IS Gunmen in White Lab Coats Kill 30 in Kabul Hospital
KABUL, Afghanistan (AP) — Gunmen wearing white lab coats stormed a military hospital in Afghanistan’s capital on Wednesday, killing at least 30 people and wounding dozens in an attack claimed by the Islamic State group.
The attack on the 400-bed military facility, located near two civilian hospitals in Kabul’s heavily-guarded diplomatic quarter, set off clashes with security forces that lasted several hours.
The brazen assault reflected the capability of militant groups in Afghanistan to stage large-scale and complex attacks in the heart of Kabul, underscoring the challenges the government continues to face to improve security for ordinary Afghans.
Gen. Dawlat Waziri, a Defense Ministry spokesman, said there were “more than 30 killed and more than 50 wounded” in the attack. Afghan forces battled the attackers floor by floor, he added. The ministry said the attackers were dressed like health workers.
According to Waziri, four gunmen were involved, including two suicide bombers who detonated their explosives vests once the group was inside the hospital.
The two other attackers were shot dead by security forces, the spokesman said. A member of the security forces was killed in the shootout and three other security officers were wounded. Along with the suicide vests, the attackers also had AK-47 rifles and hand grenades, Waziri said.
Obaidullah Barekzai, a lawmaker from southern Uruzgan province, said Wednesday’s attack by the Islamic State group and other similar assaults, especially in the capital, are very concerning.
“This is not the first attack by the Islamic States group, they have carried out several bloody attacks in Kabul,” he said.
The U.N. Security Council condemned “the heinous and cowardly terrorist attack” in the strongest terms and underlined the need to bring perpetrators, organizers, financiers and sponsors to justice.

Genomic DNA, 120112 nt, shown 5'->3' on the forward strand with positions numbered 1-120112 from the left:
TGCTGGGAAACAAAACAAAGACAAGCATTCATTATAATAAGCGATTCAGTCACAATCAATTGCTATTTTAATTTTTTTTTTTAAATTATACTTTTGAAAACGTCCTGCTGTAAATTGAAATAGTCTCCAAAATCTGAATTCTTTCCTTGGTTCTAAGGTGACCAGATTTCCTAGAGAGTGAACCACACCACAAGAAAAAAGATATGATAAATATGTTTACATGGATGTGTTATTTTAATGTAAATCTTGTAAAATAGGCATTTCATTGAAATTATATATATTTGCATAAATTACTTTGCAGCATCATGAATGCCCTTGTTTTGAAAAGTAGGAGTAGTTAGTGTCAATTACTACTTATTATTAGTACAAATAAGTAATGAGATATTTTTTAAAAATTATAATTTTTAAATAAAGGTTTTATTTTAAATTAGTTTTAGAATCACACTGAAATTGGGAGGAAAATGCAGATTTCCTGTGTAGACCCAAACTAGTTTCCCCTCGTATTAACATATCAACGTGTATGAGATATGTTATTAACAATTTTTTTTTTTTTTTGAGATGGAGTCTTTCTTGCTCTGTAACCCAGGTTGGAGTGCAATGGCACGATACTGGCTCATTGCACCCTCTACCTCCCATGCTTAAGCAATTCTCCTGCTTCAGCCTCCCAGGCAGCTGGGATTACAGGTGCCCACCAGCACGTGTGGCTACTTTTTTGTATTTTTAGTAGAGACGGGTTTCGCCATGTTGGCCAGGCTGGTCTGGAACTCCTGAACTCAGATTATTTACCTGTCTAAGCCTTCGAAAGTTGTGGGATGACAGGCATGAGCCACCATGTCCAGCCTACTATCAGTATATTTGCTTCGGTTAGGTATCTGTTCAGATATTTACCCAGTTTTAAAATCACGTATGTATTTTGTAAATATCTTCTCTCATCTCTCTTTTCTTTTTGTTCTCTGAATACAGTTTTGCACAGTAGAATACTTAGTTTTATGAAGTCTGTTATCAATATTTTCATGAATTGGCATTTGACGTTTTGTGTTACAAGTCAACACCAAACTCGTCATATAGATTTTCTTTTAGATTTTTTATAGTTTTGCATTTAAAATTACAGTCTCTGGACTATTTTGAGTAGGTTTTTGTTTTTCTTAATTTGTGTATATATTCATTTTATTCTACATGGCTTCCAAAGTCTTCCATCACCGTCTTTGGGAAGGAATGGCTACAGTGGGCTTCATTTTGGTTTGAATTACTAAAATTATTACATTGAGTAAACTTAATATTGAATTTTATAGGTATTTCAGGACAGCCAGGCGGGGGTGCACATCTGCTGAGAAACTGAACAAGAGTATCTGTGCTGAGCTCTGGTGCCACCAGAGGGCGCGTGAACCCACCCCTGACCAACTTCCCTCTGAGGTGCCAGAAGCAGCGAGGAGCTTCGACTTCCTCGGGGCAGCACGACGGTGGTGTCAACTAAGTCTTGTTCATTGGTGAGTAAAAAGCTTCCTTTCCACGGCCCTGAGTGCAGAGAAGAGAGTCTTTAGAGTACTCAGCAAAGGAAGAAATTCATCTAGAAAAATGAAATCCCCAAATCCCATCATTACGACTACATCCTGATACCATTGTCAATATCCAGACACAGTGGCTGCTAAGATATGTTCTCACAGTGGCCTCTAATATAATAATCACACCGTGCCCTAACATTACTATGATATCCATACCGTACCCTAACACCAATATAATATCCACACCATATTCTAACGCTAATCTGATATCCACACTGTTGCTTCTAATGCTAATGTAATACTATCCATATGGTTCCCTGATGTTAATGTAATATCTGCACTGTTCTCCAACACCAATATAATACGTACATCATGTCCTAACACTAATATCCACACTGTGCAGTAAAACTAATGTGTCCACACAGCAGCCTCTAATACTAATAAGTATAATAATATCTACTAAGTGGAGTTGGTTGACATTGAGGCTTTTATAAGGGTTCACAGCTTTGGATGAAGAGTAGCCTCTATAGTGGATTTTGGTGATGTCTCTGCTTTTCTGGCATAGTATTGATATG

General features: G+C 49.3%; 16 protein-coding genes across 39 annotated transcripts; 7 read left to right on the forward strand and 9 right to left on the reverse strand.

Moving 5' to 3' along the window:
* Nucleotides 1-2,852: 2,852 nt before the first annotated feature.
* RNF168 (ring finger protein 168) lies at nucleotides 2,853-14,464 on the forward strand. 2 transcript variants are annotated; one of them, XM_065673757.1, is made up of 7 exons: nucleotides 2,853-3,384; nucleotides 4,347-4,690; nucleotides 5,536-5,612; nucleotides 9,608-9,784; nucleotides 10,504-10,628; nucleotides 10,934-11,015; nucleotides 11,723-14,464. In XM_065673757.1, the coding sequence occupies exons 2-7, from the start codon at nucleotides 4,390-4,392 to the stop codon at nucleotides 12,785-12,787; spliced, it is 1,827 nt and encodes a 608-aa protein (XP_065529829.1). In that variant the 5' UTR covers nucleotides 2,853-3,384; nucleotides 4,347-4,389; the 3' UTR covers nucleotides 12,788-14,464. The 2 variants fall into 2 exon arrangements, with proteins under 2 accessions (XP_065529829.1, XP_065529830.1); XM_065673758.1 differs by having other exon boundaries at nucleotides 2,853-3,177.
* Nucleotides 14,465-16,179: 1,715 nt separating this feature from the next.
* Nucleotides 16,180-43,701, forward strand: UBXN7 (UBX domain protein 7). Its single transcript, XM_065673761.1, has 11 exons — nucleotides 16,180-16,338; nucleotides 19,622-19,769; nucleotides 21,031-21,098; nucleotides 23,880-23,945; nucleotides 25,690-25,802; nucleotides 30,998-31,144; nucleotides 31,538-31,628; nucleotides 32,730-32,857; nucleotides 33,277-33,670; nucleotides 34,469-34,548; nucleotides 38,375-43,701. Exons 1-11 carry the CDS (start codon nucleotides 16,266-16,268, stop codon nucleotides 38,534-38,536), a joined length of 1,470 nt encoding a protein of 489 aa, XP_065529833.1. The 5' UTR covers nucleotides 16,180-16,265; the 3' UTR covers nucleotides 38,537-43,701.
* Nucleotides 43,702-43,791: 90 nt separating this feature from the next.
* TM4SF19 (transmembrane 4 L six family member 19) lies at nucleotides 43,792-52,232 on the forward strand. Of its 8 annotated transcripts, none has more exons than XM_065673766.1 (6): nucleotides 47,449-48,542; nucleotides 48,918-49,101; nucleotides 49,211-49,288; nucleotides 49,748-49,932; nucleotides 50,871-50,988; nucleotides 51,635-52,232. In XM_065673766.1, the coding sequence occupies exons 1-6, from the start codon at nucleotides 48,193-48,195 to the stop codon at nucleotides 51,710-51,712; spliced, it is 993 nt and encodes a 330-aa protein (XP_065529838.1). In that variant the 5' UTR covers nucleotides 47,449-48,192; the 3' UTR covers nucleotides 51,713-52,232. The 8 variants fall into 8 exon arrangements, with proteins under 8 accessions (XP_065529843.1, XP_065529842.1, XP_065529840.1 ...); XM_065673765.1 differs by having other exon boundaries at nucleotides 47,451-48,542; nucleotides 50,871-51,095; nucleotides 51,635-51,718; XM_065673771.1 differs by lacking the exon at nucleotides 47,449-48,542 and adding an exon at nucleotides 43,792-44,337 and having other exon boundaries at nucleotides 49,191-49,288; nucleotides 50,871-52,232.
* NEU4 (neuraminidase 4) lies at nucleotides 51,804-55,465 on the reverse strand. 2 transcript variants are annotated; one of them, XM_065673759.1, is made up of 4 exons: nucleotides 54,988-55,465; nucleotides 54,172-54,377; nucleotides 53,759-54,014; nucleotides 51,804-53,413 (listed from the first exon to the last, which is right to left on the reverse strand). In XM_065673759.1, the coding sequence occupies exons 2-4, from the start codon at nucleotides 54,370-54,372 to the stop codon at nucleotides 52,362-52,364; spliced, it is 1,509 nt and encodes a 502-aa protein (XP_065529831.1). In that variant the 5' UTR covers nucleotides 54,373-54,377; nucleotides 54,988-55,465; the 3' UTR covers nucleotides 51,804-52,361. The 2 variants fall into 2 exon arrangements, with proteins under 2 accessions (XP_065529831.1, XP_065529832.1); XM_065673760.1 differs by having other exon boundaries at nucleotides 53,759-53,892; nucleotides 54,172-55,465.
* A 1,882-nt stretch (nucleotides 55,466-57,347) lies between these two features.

Council members reiterated that “any acts of terrorism are criminal and unjustifiable, regardless of their motivation, wherever, whenever and by whomsoever committed.” They urged all countries “to combat by all means … threats to international peace and security caused by terrorist acts.”
The assault lasted for several hours, with Afghan helicopters circling over the hospital building, troops rappelling onto rooftops and security forces going floor-by-floor in a gunbattle with the attackers. By mid-afternoon, the attack was over and a clean-up operation was underway.
Abdul Qadir, a hospital worker who witnessed the attack, said an attacker in a white coat shot at him and his colleagues. Ghulam Azrat, another survivor, said he escaped through a fourth floor window after attackers killed two of his friends.
IS claimed the attack in a statement carried by its Aamaq news agency.
An affiliate of the extremist group has carried out a number of attacks in Afghanistan in the last two years, and has clashed with the more powerful and well-established Taliban, who carried out another complex attack in Kabul last week.
Mohammad Nahim, a restaurant worker in Kabul, said he worries that IS militants are getting stronger. “Daesh has no mercy on the humanity,” he added, using an Arabic name for the group.
Afghan security forces have struggled to combat both groups since the U.S. and NATO formally concluded their combat mission at the end of 2014, switching to an advisory and counterterrorism role.
Afghan President Ashraf Ghani condemned Wednesday’s attack during an address in honor of International Women’s Day, calling it “an attack on all Afghan people and all Afghan women.”
The foreign ministry in neighboring Pakistan condemned the Kabul attack, describing it as a “heinous terrorist attack” and expressing Islamabad’s condolences to the victims.
The acting U.N. humanitarian coordinator for Afghanistan, Adele Khodr, warned in a statement that hospitals, medical staff and patients “must never be placed at risk, and under no circumstances be subject to attack” and urged all parties in the conflict to abide by and “respect all medical workers, clinics and hospitals in compliance with international law.”
She said that in 2016, at least 41 attacks on health care facilities and workers were recorded across Afghanistan — “an appalling catalogue of attacks that ultimately further hinders delivery of essential and life-saving health care to all Afghans across the country.”
Associated Press writers Munir Ahmed in Islamabad and Edith M. Lederer at the United Nations contributed to this report.
This article was written by Rahim Faiez and Amir Shah from The Associated Press and was legally licensed through the NewsCred publisher network. Please direct all licensing questions to firstname.lastname@example.org.
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